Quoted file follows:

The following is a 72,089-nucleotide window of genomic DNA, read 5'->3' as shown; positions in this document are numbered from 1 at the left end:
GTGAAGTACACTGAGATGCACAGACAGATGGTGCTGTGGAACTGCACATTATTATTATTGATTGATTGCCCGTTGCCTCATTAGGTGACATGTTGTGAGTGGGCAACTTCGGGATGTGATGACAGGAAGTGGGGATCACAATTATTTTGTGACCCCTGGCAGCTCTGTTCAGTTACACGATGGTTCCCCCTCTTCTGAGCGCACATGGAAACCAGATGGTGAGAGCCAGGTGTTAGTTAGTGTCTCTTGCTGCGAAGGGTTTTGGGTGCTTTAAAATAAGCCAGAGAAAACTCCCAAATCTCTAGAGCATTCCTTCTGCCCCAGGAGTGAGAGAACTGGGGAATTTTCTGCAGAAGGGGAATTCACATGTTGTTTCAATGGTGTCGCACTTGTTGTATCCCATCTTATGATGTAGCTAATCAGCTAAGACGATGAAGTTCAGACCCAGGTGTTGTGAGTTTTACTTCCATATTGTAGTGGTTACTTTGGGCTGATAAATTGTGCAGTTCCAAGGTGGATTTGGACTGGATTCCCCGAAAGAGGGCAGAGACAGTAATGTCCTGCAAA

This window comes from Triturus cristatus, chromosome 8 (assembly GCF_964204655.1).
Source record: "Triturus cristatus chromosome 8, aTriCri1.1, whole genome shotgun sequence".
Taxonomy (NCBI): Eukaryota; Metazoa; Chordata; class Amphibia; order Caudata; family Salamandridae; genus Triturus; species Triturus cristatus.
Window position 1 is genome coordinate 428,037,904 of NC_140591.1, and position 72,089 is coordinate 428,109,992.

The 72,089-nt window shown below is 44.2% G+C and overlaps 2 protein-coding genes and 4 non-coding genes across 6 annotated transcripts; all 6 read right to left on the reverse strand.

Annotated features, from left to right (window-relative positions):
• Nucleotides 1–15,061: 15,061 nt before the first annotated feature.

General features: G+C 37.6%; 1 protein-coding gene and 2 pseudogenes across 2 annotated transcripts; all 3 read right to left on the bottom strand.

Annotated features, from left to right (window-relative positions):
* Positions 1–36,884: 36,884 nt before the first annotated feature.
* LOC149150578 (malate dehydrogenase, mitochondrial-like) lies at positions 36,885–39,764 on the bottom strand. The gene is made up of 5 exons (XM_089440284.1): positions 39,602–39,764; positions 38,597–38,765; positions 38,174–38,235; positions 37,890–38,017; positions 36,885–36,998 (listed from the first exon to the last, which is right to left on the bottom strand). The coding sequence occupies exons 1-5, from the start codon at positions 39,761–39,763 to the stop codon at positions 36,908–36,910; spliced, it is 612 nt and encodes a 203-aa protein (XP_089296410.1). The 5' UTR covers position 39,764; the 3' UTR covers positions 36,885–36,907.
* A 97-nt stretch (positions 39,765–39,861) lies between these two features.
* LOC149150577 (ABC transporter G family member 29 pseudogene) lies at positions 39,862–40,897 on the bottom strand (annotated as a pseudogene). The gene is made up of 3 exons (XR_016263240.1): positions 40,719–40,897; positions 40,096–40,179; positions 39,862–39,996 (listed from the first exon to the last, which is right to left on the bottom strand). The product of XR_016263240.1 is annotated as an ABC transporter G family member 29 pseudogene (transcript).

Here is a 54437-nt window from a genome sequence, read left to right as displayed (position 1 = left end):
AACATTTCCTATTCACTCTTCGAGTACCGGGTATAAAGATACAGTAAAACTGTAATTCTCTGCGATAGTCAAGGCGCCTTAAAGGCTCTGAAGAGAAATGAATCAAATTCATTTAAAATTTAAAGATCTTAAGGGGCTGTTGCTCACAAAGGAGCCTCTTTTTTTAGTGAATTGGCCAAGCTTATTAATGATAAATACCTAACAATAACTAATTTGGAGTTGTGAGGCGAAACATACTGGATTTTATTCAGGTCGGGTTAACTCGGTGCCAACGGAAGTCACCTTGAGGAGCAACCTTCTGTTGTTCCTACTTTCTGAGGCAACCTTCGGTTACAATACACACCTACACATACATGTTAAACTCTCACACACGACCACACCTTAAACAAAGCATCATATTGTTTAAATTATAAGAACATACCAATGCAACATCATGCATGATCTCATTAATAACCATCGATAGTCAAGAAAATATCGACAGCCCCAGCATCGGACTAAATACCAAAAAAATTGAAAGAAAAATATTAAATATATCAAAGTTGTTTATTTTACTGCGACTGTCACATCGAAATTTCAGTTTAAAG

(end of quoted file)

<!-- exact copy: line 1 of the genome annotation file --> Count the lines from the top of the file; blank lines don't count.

The following is a 72,089-nucleotide window of genomic DNA, read 5'->3' as shown; positions in this document are numbered from 1 at the left end: